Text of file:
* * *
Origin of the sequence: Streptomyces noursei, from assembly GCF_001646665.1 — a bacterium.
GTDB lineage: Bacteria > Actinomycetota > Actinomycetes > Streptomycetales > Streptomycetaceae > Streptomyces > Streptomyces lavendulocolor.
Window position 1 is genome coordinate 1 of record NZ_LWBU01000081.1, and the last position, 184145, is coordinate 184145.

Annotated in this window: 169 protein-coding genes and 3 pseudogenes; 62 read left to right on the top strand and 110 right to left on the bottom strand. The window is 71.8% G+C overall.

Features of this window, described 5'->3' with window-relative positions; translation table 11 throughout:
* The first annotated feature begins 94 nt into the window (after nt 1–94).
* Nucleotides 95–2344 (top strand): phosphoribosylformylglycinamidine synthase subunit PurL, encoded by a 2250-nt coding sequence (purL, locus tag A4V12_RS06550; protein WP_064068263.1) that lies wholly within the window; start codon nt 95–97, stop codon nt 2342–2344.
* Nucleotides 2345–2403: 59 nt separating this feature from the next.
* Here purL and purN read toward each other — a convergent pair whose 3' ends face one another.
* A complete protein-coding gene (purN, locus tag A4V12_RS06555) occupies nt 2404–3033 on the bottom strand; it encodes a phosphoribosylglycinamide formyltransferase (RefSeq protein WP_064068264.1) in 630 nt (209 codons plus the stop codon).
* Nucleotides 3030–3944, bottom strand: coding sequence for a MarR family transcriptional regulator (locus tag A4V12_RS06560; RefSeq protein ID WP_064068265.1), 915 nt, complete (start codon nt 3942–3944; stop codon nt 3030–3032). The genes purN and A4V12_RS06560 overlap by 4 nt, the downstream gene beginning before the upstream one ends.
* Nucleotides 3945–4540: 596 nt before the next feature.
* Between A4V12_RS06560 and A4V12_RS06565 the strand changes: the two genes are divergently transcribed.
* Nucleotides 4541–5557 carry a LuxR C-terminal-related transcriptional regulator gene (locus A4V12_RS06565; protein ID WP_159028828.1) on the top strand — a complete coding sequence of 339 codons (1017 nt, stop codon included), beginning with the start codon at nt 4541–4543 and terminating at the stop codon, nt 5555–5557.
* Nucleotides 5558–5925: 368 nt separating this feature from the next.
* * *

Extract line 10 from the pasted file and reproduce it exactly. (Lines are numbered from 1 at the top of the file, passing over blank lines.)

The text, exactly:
* A complete protein-coding gene (purN, locus tag A4V12_RS06555) occupies nt 2404–3033 on the bottom strand; it encodes a phosphoribosylglycinamide formyltransferase (RefSeq protein WP_064068264.1) in 630 nt (209 codons plus the stop codon).